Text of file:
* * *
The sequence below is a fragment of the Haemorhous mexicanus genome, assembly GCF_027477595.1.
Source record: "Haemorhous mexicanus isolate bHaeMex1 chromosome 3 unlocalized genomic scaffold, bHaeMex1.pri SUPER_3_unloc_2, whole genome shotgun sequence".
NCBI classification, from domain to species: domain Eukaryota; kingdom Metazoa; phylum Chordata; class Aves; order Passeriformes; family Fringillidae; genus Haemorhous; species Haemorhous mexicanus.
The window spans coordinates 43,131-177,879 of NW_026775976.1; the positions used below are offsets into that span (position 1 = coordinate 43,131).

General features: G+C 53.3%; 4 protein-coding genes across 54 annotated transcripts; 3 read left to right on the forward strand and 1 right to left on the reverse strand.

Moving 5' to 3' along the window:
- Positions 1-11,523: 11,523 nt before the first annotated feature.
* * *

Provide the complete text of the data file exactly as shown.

The sequence below is a fragment of the Haemorhous mexicanus genome, assembly GCF_027477595.1.
Source record: "Haemorhous mexicanus isolate bHaeMex1 chromosome 3 unlocalized genomic scaffold, bHaeMex1.pri SUPER_3_unloc_2, whole genome shotgun sequence".
NCBI classification, from domain to species: domain Eukaryota; kingdom Metazoa; phylum Chordata; class Aves; order Passeriformes; family Fringillidae; genus Haemorhous; species Haemorhous mexicanus.
The window spans coordinates 43,131-177,879 of NW_026775976.1; the positions used below are offsets into that span (position 1 = coordinate 43,131).

General features: G+C 53.3%; 4 protein-coding genes across 54 annotated transcripts; 3 read left to right on the forward strand and 1 right to left on the reverse strand.

Moving 5' to 3' along the window:
- Positions 1-11,523: 11,523 nt before the first annotated feature.